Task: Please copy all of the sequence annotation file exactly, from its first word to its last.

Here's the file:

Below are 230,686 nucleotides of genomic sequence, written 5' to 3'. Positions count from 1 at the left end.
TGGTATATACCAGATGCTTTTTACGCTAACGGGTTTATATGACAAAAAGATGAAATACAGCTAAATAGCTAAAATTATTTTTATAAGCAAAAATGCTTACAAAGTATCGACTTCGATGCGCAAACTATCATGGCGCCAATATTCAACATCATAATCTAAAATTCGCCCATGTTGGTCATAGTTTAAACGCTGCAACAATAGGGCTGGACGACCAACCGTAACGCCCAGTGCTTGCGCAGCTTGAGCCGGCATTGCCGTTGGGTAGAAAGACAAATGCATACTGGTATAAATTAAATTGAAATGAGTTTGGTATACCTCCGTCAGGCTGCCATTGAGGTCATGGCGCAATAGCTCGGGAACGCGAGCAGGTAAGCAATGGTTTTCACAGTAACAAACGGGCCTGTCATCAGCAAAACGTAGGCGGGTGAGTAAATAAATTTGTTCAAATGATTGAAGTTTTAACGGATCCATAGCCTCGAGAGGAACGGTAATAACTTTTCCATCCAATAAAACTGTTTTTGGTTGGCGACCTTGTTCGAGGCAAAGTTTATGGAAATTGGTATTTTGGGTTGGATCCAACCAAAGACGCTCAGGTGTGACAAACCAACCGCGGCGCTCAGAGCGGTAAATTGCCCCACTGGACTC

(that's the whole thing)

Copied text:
Below are 230,686 nucleotides of genomic sequence, written 5' to 3'. Positions count from 1 at the left end.
TGGTATATACCAGATGCTTTTTACGCTAACGGGTTTATATGACAAAAAGATGAAATACAGCTAAATAGCTAAAATTATTTTTATAAGCAAAAATGCTTACAAAGTATCGACTTCGATGCGCAAACTATCATGGCGCCAATATTCAACATCATAATCTAAAATTCGCCCATGTTGGTCATAGTTTAAACGCTGCAACAATAGGGCTGGACGACCAACCGTAACGCCCAGTGCTTGCGCAGCTTGAGCCGGCATTGCCGTTGGGTAGAAAGACAAATGCATACTGGTATAAATTAAATTGAAATGAGTTTGGTATACCTCCGTCAGGCTGCCATTGAGGTCATGGCGCAATAGCTCGGGAACGCGAGCAGGTAAGCAATGGTTTTCACAGTAACAAACGGGCCTGTCATCAGCAAAACGTAGGCGGGTGAGTAAATAAATTTGTTCAAATGATTGAAGTTTTAACGGATCCATAGCCTCGAGAGGAACGGTAATAACTTTTCCATCCAATAAAACTGTTTTTGGTTGGCGACCTTGTTCGAGGCAAAGTTTATGGAAATTGGTATTTTGGGTTGGATCCAACCAAAGACGCTCAGGTGTGACAAACCAACCGCGGCGCTCAGAGCGGTAAATTGCCCCACTGGACTC